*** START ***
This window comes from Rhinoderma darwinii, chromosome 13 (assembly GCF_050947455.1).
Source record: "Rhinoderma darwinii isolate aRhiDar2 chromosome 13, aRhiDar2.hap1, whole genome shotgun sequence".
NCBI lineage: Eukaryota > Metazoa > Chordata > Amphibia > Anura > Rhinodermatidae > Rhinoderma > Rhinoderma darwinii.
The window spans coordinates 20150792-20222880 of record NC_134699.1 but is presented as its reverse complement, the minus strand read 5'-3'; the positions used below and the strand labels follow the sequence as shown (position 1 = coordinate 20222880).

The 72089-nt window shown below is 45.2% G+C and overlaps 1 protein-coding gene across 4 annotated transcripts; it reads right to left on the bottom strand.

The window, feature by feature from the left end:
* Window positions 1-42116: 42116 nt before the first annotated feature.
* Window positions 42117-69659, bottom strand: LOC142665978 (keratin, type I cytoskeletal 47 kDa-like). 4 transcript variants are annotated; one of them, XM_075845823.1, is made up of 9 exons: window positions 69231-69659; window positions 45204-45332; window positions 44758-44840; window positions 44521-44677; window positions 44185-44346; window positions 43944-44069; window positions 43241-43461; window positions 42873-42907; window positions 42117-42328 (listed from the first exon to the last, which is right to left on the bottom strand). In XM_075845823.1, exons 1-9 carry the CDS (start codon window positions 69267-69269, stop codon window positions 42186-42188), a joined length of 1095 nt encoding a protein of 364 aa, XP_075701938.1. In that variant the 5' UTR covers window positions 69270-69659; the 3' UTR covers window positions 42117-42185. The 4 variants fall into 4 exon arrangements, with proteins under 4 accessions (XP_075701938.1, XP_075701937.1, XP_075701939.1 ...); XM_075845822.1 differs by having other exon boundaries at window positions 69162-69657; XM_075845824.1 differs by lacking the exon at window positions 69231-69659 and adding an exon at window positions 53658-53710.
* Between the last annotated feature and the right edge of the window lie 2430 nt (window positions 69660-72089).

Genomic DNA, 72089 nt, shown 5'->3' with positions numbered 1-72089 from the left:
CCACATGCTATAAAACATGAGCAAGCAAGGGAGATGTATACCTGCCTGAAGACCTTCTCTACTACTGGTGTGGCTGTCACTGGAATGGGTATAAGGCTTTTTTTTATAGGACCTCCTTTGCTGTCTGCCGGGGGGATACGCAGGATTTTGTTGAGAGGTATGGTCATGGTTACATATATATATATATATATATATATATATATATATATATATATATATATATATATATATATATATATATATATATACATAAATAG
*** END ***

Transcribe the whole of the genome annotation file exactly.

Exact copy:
This window comes from Rhinoderma darwinii, chromosome 13 (assembly GCF_050947455.1).
Source record: "Rhinoderma darwinii isolate aRhiDar2 chromosome 13, aRhiDar2.hap1, whole genome shotgun sequence".
NCBI lineage: Eukaryota > Metazoa > Chordata > Amphibia > Anura > Rhinodermatidae > Rhinoderma > Rhinoderma darwinii.
The window spans coordinates 20150792-20222880 of record NC_134699.1 but is presented as its reverse complement, the minus strand read 5'-3'; the positions used below and the strand labels follow the sequence as shown (position 1 = coordinate 20222880).

The 72089-nt window shown below is 45.2% G+C and overlaps 1 protein-coding gene across 4 annotated transcripts; it reads right to left on the bottom strand.

The window, feature by feature from the left end:
* Window positions 1-42116: 42116 nt before the first annotated feature.
* Window positions 42117-69659, bottom strand: LOC142665978 (keratin, type I cytoskeletal 47 kDa-like). 4 transcript variants are annotated; one of them, XM_075845823.1, is made up of 9 exons: window positions 69231-69659; window positions 45204-45332; window positions 44758-44840; window positions 44521-44677; window positions 44185-44346; window positions 43944-44069; window positions 43241-43461; window positions 42873-42907; window positions 42117-42328 (listed from the first exon to the last, which is right to left on the bottom strand). In XM_075845823.1, exons 1-9 carry the CDS (start codon window positions 69267-69269, stop codon window positions 42186-42188), a joined length of 1095 nt encoding a protein of 364 aa, XP_075701938.1. In that variant the 5' UTR covers window positions 69270-69659; the 3' UTR covers window positions 42117-42185. The 4 variants fall into 4 exon arrangements, with proteins under 4 accessions (XP_075701938.1, XP_075701937.1, XP_075701939.1 ...); XM_075845822.1 differs by having other exon boundaries at window positions 69162-69657; XM_075845824.1 differs by lacking the exon at window positions 69231-69659 and adding an exon at window positions 53658-53710.
* Between the last annotated feature and the right edge of the window lie 2430 nt (window positions 69660-72089).

Genomic DNA, 72089 nt, shown 5'->3' with positions numbered 1-72089 from the left:
CCACATGCTATAAAACATGAGCAAGCAAGGGAGATGTATACCTGCCTGAAGACCTTCTCTACTACTGGTGTGGCTGTCACTGGAATGGGTATAAGGCTTTTTTTTATAGGACCTCCTTTGCTGTCTGCCGGGGGGATACGCAGGATTTTGTTGAGAGGTATGGTCATGGTTACATATATATATATATATATATATATATATATATATATATATATATATATATATATATATATATATATATATATATACATAAATAG